Reward Power in Leadership: Definition & Example

Reward Power in Leadership: Definition & Example
Coming up next: What Is Servant Leadership? - Definition, Characteristics & Examples

You're on a roll. Keep up the good work!

Take Quiz Watch Next Lesson
 Replay
Your next lesson will play in 10 seconds
  • 0:01 Definition & Key Concepts
  • 1:30 Example
  • 2:21 Lesson Summary
Add to Add to Add to

Want to watch this again later?

Log in or sign up to add this lesson to a Custom Course.

Log in or Sign up

Timeline
Autoplay
Autoplay
Speed

Recommended Lessons and Courses for You

Lesson Transcript
Instructor: Shawn Grimsley
In this lesson, you'll learn about reward power and its important concepts and then be provided an example to illustrate it. You'll have an opportunity to reinforce your knowledge with a short quiz after the lesson.

Definition and Key Concepts

Reward power is simply the power of a manager to give some type of reward to an employee as a means to influence the employee to act.

Rewards can be tangible or intangible. The key distinction between a tangible reward and an intangible reward is that tangible rewards are physical things, while intangible rewards are not. Examples of tangible rewards include monetary awards, wage or salary increases, bonuses, plaques, certificates, and gifts.

Intangible rewards can also be effective. Examples of intangible rewards include praise, positive feedback, recognition, more responsibility including a rise in status, and even a well-timed 'thank-you.' An obvious advantage to intangible rewards is that they can be as effective as tangible rewards and cost relatively nothing.

Reward power does have some disadvantages. Employees may be tempted to engage in unethical or illegal behavior to meet the criteria to earn the reward. For example, an unscrupulous salesman may engage in fraud to induce customers to purchase, in order to meet the production level required for a bonus. Reward power may also create competition between employees that is counter-productive, hurting teamwork and group productivity. Employees may also focus their attention away from their jobs and focus their attention on obtaining rewards, even at the cost of poor work quality. For example, members of an assembly line may work sloppily in order to work more quickly to meet production goals for an award.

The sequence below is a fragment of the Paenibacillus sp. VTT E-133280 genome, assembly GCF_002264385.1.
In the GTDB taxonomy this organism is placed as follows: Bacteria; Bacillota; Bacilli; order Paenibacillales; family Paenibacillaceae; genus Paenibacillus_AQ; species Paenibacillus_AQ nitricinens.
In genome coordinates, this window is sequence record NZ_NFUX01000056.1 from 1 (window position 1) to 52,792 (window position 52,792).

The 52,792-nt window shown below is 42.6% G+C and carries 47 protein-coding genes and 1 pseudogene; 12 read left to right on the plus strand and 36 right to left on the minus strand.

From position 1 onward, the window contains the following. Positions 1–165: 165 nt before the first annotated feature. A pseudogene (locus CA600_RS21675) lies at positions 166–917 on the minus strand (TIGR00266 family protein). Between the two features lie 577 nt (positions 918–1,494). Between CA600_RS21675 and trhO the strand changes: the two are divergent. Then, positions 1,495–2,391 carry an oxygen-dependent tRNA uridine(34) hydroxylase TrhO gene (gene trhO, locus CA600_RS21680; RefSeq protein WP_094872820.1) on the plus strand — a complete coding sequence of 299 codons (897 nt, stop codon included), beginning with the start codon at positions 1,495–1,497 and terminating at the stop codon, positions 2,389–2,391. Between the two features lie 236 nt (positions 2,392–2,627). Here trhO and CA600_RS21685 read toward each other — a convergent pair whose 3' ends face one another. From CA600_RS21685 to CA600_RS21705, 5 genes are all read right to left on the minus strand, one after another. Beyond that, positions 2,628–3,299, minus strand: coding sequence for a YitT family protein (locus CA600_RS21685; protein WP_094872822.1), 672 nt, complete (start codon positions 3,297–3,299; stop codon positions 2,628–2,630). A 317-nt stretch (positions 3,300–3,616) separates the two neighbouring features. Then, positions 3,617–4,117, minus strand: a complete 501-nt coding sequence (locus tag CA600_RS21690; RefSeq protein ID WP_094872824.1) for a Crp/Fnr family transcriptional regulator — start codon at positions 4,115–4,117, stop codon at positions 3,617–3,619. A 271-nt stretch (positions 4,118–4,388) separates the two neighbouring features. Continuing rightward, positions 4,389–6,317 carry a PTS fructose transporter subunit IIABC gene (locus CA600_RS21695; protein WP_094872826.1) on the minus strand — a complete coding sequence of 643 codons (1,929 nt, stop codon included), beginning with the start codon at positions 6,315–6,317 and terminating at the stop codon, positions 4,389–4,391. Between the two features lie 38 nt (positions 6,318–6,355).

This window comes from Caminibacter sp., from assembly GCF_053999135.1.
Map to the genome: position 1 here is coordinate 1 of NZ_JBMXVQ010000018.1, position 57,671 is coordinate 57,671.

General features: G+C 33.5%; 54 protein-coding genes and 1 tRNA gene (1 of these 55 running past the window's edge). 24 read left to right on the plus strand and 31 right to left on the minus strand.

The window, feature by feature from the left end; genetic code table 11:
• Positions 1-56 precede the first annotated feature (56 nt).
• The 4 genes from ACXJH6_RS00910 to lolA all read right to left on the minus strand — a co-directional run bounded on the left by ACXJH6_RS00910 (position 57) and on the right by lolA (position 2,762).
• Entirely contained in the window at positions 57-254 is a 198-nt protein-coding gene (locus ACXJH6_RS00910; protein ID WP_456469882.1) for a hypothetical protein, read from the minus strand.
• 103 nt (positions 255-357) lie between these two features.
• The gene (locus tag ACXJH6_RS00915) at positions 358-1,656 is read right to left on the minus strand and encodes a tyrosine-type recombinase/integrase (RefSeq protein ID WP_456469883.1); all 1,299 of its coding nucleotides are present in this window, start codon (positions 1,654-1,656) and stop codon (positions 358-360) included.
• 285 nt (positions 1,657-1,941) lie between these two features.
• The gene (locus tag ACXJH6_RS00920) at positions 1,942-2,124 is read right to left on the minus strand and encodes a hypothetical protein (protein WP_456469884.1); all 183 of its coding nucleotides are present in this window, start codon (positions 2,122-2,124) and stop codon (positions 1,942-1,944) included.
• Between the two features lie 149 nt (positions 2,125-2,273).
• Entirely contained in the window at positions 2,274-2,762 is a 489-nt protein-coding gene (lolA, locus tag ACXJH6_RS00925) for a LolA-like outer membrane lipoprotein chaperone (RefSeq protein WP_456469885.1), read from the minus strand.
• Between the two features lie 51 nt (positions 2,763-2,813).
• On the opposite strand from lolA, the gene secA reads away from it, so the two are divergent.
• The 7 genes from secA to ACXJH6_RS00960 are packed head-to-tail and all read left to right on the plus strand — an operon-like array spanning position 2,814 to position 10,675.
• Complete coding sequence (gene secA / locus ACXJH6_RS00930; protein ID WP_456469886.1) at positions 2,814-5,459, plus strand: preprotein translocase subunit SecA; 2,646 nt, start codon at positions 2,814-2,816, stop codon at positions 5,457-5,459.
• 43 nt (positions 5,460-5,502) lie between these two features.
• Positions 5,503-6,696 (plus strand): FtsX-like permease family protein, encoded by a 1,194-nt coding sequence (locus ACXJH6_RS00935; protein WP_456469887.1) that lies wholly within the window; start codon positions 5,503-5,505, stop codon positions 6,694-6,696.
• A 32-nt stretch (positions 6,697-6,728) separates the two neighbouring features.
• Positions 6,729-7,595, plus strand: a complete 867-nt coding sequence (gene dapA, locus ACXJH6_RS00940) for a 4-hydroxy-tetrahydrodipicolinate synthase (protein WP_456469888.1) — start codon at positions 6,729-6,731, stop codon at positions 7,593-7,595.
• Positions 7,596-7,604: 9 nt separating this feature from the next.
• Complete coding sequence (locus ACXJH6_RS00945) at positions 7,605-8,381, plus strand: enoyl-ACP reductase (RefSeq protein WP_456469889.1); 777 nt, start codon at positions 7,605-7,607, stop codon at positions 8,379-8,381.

To unlock this lesson you must be a Study.com Member.
Create your account

Register to view this lesson

Are you a student or a teacher?

Unlock Your Education

See for yourself why 30 million people use Study.com

Become a Study.com member and start learning now.
Become a Member  Back
What teachers are saying about Study.com
Try it risk-free for 30 days

Earning College Credit

Did you know… We have over 200 college courses that prepare you to earn credit by exam that is accepted by over 1,500 colleges and universities. You can test out of the first two years of college and save thousands off your degree. Anyone can earn credit-by-exam regardless of age or education level.

To learn more, visit our Earning Credit Page

Transferring credit to the school of your choice

Not sure what college you want to attend yet? Study.com has thousands of articles about every imaginable degree, area of study and career path that can help you find the school that's right for you.

Create an account to start this course today
Try it risk-free for 30 days!
Create An Account
Support